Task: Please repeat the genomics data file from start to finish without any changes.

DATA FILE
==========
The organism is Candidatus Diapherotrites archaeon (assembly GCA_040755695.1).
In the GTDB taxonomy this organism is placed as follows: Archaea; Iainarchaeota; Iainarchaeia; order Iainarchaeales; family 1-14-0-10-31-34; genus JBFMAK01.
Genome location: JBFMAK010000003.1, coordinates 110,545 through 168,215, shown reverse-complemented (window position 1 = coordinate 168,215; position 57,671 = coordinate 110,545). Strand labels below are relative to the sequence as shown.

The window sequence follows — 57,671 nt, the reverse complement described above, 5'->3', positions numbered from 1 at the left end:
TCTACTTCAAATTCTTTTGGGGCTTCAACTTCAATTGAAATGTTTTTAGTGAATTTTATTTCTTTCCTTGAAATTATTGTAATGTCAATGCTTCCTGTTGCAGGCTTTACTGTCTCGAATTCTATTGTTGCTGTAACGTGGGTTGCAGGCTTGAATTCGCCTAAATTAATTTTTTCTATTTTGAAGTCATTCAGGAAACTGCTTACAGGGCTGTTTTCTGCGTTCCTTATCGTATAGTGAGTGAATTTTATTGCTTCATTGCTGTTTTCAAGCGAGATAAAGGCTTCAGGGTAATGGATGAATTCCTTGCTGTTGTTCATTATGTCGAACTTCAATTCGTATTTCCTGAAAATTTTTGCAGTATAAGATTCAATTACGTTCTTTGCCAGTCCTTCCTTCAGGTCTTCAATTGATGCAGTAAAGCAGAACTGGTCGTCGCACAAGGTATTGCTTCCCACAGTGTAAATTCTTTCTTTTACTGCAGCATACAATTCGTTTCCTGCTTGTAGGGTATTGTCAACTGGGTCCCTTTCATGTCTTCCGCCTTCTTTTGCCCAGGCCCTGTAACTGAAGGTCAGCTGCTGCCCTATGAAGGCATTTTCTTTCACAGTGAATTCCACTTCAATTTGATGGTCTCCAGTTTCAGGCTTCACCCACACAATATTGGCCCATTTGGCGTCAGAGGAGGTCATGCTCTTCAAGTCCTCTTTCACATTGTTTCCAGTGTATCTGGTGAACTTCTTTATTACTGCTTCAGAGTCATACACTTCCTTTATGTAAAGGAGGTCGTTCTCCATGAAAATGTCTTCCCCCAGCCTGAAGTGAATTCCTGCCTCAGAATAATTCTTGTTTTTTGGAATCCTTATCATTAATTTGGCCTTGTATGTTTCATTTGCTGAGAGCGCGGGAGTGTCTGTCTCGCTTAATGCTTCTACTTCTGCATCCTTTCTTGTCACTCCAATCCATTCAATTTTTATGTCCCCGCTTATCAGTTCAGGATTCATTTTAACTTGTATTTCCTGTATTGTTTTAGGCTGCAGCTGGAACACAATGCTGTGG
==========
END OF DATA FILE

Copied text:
The organism is Candidatus Diapherotrites archaeon (assembly GCA_040755695.1).
In the GTDB taxonomy this organism is placed as follows: Archaea; Iainarchaeota; Iainarchaeia; order Iainarchaeales; family 1-14-0-10-31-34; genus JBFMAK01.
Genome location: JBFMAK010000003.1, coordinates 110,545 through 168,215, shown reverse-complemented (window position 1 = coordinate 168,215; position 57,671 = coordinate 110,545). Strand labels below are relative to the sequence as shown.

The window sequence follows — 57,671 nt, the reverse complement described above, 5'->3', positions numbered from 1 at the left end:
TCTACTTCAAATTCTTTTGGGGCTTCAACTTCAATTGAAATGTTTTTAGTGAATTTTATTTCTTTCCTTGAAATTATTGTAATGTCAATGCTTCCTGTTGCAGGCTTTACTGTCTCGAATTCTATTGTTGCTGTAACGTGGGTTGCAGGCTTGAATTCGCCTAAATTAATTTTTTCTATTTTGAAGTCATTCAGGAAACTGCTTACAGGGCTGTTTTCTGCGTTCCTTATCGTATAGTGAGTGAATTTTATTGCTTCATTGCTGTTTTCAAGCGAGATAAAGGCTTCAGGGTAATGGATGAATTCCTTGCTGTTGTTCATTATGTCGAACTTCAATTCGTATTTCCTGAAAATTTTTGCAGTATAAGATTCAATTACGTTCTTTGCCAGTCCTTCCTTCAGGTCTTCAATTGATGCAGTAAAGCAGAACTGGTCGTCGCACAAGGTATTGCTTCCCACAGTGTAAATTCTTTCTTTTACTGCAGCATACAATTCGTTTCCTGCTTGTAGGGTATTGTCAACTGGGTCCCTTTCATGTCTTCCGCCTTCTTTTGCCCAGGCCCTGTAACTGAAGGTCAGCTGCTGCCCTATGAAGGCATTTTCTTTCACAGTGAATTCCACTTCAATTTGATGGTCTCCAGTTTCAGGCTTCACCCACACAATATTGGCCCATTTGGCGTCAGAGGAGGTCATGCTCTTCAAGTCCTCTTTCACATTGTTTCCAGTGTATCTGGTGAACTTCTTTATTACTGCTTCAGAGTCATACACTTCCTTTATGTAAAGGAGGTCGTTCTCCATGAAAATGTCTTCCCCCAGCCTGAAGTGAATTCCTGCCTCAGAATAATTCTTGTTTTTTGGAATCCTTATCATTAATTTGGCCTTGTATGTTTCATTTGCTGAGAGCGCGGGAGTGTCTGTCTCGCTTAATGCTTCTACTTCTGCATCCTTTCTTGTCACTCCAATCCATTCAATTTTTATGTCCCCGCTTATCAGTTCAGGATTCATTTTAACTTGTATTTCCTGTATTGTTTTAGGCTGCAGCTGGAACACAATGCTGTGG